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Proceedings Paper

Development Of Mid-Infrared Fiber Optics For Spectroscopic Applications
Author(s): Robert G. Messerschmidt; James A. Harrington
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Paper Abstract

The optical literature indicates that there has been much research into the fabrication and testing of infrared fiber optics (IRFO's) (1-6). Unfortunately for the spectroscopist, the majority of the research has been toward the goal of low-loss communications fiber applications. This application does not require transmission out into the fingerprint region of the mid-infrared. The chalcogenide glasses such as germanium:arsenic:selenium solutions, and heavy metal fluorides such as ZrF4 have received the most attention. There are several classes of materials which have been rejected for communications use, which would work quite well as spectroscopic or thermal energy relay systems, if the mechanical requirements are not too stringent. Some of these materials are now starting to be used in spectroscopy (7). This poster will detail progress with two types of metal halides. Specifically, we have produced fibers from silver bromide/chloride and potassium bromide/chloride. The latter is a core:clad structure. The fabrication methods employed are similar to methods described in the literature (8). These metal halide fibers are polycrystalline (pc) in structure. Of particular interest are the alkali halides (9) which can theoretically have very low scatter, due to their low refractive index and high purity.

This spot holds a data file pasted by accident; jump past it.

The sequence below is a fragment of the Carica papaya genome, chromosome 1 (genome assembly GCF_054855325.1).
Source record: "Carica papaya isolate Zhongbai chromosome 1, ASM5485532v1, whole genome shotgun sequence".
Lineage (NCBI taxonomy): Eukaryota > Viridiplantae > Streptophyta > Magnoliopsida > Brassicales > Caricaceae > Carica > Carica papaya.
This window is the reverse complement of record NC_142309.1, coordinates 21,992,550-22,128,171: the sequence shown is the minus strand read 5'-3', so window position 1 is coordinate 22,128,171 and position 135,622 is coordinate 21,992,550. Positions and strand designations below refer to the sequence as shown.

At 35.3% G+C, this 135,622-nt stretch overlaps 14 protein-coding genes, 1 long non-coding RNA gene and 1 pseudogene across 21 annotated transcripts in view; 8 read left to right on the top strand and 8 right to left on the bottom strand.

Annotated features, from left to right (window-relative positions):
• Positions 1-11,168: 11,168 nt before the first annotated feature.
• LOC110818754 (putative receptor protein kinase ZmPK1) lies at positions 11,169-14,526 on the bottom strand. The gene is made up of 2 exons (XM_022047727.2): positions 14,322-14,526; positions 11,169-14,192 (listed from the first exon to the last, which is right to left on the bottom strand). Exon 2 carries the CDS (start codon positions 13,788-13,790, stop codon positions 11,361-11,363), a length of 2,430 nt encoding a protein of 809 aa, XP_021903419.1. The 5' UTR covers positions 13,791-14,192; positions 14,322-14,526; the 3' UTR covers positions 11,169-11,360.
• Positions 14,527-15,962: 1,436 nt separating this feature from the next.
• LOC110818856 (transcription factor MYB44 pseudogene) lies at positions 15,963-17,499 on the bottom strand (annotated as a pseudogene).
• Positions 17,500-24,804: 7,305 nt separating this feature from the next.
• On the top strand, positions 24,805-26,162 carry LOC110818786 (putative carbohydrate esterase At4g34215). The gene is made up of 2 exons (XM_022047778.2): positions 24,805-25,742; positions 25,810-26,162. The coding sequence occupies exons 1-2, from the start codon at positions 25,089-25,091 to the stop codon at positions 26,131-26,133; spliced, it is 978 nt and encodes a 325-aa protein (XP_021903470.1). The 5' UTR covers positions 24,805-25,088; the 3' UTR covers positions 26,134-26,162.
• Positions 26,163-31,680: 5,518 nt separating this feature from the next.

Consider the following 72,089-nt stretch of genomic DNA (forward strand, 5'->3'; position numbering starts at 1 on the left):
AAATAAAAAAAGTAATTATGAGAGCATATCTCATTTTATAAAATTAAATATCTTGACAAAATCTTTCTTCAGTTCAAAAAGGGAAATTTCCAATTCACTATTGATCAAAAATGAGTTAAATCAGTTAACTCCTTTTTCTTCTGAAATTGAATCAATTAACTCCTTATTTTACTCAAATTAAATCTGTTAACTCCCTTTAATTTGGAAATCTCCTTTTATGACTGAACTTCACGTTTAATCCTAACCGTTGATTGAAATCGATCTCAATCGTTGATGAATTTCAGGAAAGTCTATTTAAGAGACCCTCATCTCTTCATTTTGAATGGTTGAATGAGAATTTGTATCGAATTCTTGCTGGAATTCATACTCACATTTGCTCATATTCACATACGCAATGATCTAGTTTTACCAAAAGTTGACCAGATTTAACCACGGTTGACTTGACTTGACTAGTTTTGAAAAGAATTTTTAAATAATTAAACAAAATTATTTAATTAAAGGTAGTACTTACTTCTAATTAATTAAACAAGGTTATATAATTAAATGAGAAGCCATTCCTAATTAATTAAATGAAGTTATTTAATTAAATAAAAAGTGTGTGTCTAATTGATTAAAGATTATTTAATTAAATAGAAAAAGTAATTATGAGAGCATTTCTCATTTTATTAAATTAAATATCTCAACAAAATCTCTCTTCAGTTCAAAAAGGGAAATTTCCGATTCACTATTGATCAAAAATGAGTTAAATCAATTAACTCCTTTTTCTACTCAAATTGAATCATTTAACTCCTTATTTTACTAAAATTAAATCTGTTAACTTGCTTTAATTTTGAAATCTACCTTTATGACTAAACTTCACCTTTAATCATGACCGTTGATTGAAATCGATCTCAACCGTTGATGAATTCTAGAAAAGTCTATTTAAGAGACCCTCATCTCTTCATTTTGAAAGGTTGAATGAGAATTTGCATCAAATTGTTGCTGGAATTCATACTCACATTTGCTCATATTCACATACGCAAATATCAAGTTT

Paper Details

Date Published: 1 December 1989
PDF: 2 pages
Proc. SPIE 1145, 7th Intl Conf on Fourier Transform Spectroscopy, (1 December 1989); doi: 10.1117/12.969613
Show Author Affiliations
Robert G. Messerschmidt, Connecticut Instrument Corporation (United States)
James A. Harrington, Rutgers University (United States)

Published in SPIE Proceedings Vol. 1145:
7th Intl Conf on Fourier Transform Spectroscopy
David G. Cameron, Editor(s)

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